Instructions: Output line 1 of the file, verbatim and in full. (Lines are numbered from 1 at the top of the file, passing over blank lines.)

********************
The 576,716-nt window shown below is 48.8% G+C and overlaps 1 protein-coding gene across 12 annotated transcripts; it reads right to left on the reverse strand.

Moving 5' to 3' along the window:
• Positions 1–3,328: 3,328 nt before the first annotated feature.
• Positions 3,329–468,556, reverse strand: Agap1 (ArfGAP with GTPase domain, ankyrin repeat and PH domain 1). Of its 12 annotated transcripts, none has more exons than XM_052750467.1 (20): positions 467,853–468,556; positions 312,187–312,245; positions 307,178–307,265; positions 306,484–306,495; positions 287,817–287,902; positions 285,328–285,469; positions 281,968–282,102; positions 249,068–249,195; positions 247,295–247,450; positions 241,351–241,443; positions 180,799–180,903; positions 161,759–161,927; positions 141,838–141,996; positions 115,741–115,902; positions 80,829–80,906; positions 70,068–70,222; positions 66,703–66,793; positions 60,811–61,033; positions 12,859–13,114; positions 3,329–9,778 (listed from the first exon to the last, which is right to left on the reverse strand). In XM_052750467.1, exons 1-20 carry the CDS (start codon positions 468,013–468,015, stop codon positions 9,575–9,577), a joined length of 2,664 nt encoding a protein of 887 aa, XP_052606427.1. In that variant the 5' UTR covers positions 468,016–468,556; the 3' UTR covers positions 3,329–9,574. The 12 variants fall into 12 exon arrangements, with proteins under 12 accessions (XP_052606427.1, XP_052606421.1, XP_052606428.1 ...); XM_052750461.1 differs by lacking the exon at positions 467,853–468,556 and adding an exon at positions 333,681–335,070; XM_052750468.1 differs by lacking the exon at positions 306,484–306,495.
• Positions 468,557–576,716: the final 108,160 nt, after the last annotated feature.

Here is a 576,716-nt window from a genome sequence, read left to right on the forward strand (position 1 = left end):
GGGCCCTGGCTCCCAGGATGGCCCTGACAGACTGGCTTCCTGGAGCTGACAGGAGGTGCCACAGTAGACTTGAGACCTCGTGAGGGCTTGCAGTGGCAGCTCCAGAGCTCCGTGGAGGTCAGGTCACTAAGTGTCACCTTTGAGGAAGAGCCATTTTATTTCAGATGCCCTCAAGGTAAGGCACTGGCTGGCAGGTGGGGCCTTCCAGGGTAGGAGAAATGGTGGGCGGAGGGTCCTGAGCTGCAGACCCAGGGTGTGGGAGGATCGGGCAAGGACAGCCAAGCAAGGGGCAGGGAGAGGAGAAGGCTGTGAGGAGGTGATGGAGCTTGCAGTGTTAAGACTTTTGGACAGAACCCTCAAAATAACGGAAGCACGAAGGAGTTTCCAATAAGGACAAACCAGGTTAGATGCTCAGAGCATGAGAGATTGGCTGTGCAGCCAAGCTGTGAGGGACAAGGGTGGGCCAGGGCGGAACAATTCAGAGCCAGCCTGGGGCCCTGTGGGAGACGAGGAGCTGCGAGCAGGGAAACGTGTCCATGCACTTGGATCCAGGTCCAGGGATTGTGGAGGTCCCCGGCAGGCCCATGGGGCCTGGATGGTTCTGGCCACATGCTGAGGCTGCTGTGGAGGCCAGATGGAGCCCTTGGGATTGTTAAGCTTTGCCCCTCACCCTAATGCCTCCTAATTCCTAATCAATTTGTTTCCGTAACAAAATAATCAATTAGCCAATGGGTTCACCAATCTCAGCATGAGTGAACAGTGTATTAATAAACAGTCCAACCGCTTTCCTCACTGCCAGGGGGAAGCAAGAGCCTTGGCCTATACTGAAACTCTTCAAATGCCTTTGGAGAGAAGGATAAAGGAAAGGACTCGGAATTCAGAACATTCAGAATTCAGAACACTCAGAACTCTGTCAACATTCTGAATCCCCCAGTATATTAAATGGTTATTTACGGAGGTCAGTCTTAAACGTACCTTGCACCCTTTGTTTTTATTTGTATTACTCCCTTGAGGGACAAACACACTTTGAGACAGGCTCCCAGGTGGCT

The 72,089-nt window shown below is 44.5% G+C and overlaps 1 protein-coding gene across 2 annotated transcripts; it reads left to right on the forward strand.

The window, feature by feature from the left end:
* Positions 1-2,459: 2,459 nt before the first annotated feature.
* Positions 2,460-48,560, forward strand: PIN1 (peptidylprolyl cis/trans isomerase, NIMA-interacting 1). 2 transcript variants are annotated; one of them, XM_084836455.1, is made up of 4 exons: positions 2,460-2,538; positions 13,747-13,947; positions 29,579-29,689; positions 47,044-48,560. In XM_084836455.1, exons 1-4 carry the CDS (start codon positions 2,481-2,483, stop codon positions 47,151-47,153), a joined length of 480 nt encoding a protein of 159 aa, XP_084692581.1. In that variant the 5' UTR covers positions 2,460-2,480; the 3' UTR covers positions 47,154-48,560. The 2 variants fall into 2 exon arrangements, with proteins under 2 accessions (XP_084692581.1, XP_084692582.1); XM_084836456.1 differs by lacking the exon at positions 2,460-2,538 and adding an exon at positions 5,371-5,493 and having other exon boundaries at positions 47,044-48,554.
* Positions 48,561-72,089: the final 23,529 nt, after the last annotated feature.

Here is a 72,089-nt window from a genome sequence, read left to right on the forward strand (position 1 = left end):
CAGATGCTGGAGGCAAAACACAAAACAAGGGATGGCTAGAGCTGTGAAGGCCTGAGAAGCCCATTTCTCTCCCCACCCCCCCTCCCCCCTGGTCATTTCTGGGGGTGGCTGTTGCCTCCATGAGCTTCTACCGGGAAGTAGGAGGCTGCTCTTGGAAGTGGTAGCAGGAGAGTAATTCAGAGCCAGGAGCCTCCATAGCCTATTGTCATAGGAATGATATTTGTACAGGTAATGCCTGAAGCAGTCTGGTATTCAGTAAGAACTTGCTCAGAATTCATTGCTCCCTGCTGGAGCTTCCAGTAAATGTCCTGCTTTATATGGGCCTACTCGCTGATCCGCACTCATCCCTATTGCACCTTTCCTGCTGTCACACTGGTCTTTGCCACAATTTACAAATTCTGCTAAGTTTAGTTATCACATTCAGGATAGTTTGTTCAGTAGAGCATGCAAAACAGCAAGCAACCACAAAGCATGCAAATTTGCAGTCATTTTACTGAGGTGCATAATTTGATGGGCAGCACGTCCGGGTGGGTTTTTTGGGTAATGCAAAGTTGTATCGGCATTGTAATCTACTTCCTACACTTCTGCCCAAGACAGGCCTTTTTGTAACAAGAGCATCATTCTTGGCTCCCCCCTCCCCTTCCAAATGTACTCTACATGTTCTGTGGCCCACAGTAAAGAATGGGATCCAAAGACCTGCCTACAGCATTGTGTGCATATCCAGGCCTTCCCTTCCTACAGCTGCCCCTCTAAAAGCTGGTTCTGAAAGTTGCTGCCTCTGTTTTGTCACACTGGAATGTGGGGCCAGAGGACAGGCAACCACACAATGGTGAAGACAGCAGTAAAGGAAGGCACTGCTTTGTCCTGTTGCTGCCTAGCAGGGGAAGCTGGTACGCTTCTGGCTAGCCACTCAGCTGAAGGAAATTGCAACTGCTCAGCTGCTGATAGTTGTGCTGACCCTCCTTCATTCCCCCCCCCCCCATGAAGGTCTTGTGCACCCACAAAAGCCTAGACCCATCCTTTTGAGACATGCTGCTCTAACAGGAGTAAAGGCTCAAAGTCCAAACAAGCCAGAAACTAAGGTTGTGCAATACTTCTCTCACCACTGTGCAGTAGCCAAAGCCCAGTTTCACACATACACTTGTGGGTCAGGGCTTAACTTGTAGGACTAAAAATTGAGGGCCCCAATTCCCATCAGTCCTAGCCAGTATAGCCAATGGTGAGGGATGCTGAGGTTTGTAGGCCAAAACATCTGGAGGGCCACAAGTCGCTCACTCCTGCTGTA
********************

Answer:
The 576,716-nt window shown below is 48.8% G+C and overlaps 1 protein-coding gene across 12 annotated transcripts; it reads right to left on the reverse strand.